Do you remember the days when virtually every household had a sewing basket? How many of you out there still have one in your house? Not a travel-size sewing kit with itsy scissors, three or four colors of thread, replacement buttons and a small pack of needles. A basket. It could be the capacious, old-fashioned kind that stands on four legs like an end table. Or the more portable plastic kind with a handle, plus compartmented storage for sewing notions and a lid that’s padded on the underside so you can pincushion the needles you’ve used.
That’s the kind I have.
And boy, am I a fraud.
At least three times in my life I’ve tried to learn the art of sewing. The mother of a childhood friend (“Long thread, lazy girl,” she’d tell me with a meaningful smile). A professional seamstress holding classes at a local department store. My first mother-in-law. All of them tried to teach me. Each time, with a lot of hands-on guidance, I managed to make some article of clothing. I also learned I have no patience for sewing. You can’t Wite-Out, cross through, type over, or delete your mistakes. You can’t decide they taste flat and punch them up with a splash of lemon juice or a spoonful of pesto. You have to painstakingly cut and pull out the threads of your mistakes and then resew them. Hopefully, this time in the right place. I have enormous admiration for people who can sew. But I’d rather suck on old pennies.
Nevertheless, I own a sewing basket.
I have no idea when I bought this thing. I’m not even sure I did. I’ve had it so many decades that its origins are sunk in the cold, turbid bog of time. It’s possible my mother gave it to me in my late teens, when I first set up housekeeping on my own.
My mother knew a few basics, like sewing on buttons, simple hem repair, or even how to darn socks. Her mother had tried to teach her more, but crafting a garment with zippers or buttonholes or darts remained forever beyond her skills. When I was a little girl, my mother made me two capes: one to wear when I pretended to be a spy (it doubled as a witch cape), one for playing fairytale prince. (I never wanted to be a fairytale princess. Their lives seemed boring: just a lot of sitting around—doubtless passing the time by sewing—and waiting for the prince to show up.) It was so far outside her comfort zone to make these things that I treasured them deeply, and still have them . . . somewhere . . . packed in a moving box in the garage.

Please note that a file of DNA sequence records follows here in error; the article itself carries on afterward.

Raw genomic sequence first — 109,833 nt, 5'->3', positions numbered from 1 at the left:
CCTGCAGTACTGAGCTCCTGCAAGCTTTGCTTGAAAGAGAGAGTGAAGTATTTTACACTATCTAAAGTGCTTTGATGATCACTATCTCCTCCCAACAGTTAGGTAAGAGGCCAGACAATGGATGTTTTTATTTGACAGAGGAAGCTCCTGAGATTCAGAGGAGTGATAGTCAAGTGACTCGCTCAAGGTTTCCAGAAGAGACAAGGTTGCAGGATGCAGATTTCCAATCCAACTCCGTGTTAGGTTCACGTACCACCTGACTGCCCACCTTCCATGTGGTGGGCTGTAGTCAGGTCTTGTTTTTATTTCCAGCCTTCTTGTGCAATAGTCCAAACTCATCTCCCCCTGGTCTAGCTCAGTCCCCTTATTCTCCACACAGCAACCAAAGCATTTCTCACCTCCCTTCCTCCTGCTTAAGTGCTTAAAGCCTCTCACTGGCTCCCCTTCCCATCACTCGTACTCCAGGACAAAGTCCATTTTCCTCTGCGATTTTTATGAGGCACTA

Nowadays, since virtually any kind of repair to our clothing can be taken care of cheaply (button replacement is free!) at our cleaners’, I don’t pull out the sewing basket more than two or three times a year. Today, though, I needed it for the first time since moving into our forever home in late February. I had to search in several places before I finally found it.
And it was like opening a time capsule.
It’s been ages since I last looked through the contents. I was kind of shocked to see how old many of the buttons are—at least 60 to 70 years. Once upon a time they probably lived in my grandmother’s sewing basket. The St. Peter’s patch is from a school my big brothers attended when they were little boys. (I think. I’m not sure I was even born yet.) The ornate-looking crown patch is a leftover from the fairytale prince cape.
I can’t foresee a need for those weensy pearl buttons in the last photo. (And good lord, that man’s got a cigarette too!) I don’t do any sort of craftwork, and at this point in my life, can’t really spare the time to learn. In fact, I can’t foresee a need—ever—for nearly all the basket holds. So why do I still box it up and lug it from house to house? What does this basket do for me that a travel-sized sewing kit can’t? Is twice a year enough use to justify keeping it?
Probably not. But I’m not ready to let it go, especially after picking through it today. The upside is, since we’re living in what’s meant to be our last home, at least I shouldn’t have to move it again.
Sometimes we leave a keepsake to our children so they’ll have a cherished item to remember us by. And sometimes we do it so that it’ll be the child’s job to throw the damn thing out.
Lucky Katie. You’ll get a sewing basket some day!
On another note, I hope everyone had a safe and happy 4th of July! I want to say a huge thank-you to all who’ve downloaded Chapter One of The Space Between! If you haven’t yet, but you’d like to, you’ll find the option to download on the Novels page (go to the Works tab in the Menu bar at the top of the page and choose Novels). Publication is just a little over two months away!